After white models wore pastel faux dreadlocks at Marc Jacobs show last season, we weren’t sure what to expect at the designer’s fall 2017 show on Thursday. But the moment we entered the backstage area at the Park Avenue Armory in Manhattan, we knew the designer had learned his lesson. Well, sort of.
Inspired by New York City street culture and a documentary on ’90s hip-hop — which some could argue is still appropriation — Jacobs cast more than 30 models of different ethnicities and backgrounds to represent this melting pot of influence.
He paid “respect” in the show notes, which The Cut posted on SnapChat, saying, “It is an acknowledgment and gesture of my respect for the polish and consideration applied to fashion from a generation that will forever be the foundation of youth culture street style.” The recognition is a stark contrast from the lack of props given to African-American culture many believed was missing from previous shows.
Pointing to a wall with black, white, and trans models sporting dark lipstick, animal print accessories á la Mary J. Blige, and exaggeratedly large bucket hats like LL Cool J and Busta Rhymes, Palau noted how their individuality still shone through.
“She owns that look because that’s who she is. The girl with curls … that’s her look. She has no hair, but got major attitude with the lipstick, which you love about her,” he said. “But all together, you’ve got one cool gang of people.”
Lead makeup artist Diane Kendal for Marc Jacobs Beauty attended the fittings, and decided — with Jacobs — the look for each model. “Some girls have mascara with gloss on the lid. Some girls got black eyeliner on the waterline and all around. And some girls we are doing just very fresh skin,” she said.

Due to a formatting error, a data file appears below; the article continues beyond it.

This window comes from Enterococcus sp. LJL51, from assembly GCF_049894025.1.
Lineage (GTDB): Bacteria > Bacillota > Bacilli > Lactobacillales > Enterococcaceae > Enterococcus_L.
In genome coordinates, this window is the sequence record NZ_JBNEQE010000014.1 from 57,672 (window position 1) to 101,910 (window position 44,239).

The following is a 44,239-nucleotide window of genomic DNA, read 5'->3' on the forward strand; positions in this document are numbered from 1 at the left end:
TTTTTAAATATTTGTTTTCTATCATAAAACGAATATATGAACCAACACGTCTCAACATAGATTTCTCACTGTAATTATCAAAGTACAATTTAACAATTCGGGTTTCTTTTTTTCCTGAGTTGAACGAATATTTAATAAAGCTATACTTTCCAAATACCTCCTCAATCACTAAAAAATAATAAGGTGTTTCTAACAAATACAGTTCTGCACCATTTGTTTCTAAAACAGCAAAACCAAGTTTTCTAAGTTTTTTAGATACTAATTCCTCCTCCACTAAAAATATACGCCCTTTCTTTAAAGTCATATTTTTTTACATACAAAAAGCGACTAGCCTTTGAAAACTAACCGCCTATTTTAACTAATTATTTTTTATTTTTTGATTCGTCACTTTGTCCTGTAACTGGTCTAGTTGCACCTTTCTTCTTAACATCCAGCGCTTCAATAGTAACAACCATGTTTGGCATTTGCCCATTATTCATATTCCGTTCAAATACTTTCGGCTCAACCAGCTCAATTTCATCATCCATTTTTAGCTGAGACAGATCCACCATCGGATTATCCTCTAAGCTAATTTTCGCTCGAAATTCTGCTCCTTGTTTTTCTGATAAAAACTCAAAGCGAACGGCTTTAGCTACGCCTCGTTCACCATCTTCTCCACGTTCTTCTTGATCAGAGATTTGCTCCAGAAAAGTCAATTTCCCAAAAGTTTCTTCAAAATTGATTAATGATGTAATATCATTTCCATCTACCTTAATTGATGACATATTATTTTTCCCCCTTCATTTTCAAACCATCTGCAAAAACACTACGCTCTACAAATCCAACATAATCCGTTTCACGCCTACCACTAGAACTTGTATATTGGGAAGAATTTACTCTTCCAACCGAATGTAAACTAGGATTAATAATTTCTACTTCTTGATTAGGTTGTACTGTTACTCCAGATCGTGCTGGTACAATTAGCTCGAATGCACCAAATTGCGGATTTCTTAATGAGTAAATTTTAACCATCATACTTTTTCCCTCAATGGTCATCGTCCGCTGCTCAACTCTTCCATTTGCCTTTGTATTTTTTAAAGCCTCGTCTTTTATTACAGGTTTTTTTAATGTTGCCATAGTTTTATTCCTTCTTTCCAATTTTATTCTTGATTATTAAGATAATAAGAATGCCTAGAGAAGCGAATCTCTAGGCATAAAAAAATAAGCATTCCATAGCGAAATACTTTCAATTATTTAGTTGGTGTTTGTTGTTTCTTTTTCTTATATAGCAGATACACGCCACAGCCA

Kendal amped up the hip-hop element by mixing Marc Jacobs Beauty Le Marc Lipstick in Blow 210 and Blacquer 000 with a small brush to create the perfect burgundy-black lip color. The finish was very similar to Blige’s signature dark lip during her What’s the 411? era.
Manicurist Jin Soon Choi gave beauty editors a sneak peek at a brand-spanking-new fall Marc Jacobs Beauty nail polish called Trax — a high-shine lacquer inspired by the designer’s favorite maroon track pants. She and her team painted the deep shade onto square fake nails and adorned them with gold letters that spelled out “Marc Jacobs” across all 10 fingers. The super long mani instantly reminded us of SWV.
Palau said that the Marc Jacobs fall show symbolizes “a new generation of girls.” Reflecting on runways of the past, he said, “I don’t know if we’d ever go back to one, you know, like, an army of girls. Because at one time in the ’90s, there was an army of girls that looked exactly the same … it feels old maybe now to do that.”
When asked whether this season’s show is “inclusive,” Palau let out a resounding, “Yes!” He added, “Hopefully when girls and women and boys look at this show, they can find someone they can relate to.”
We are digging the ’90s vibes and diversity at Marc Jacobs. But only time will tell if this resonates with the rest of the world.
Yahoo Beauty is behind the scenes at #NYFW! Get your backstage pass to the hottest beauty trends from New York Fashion Week.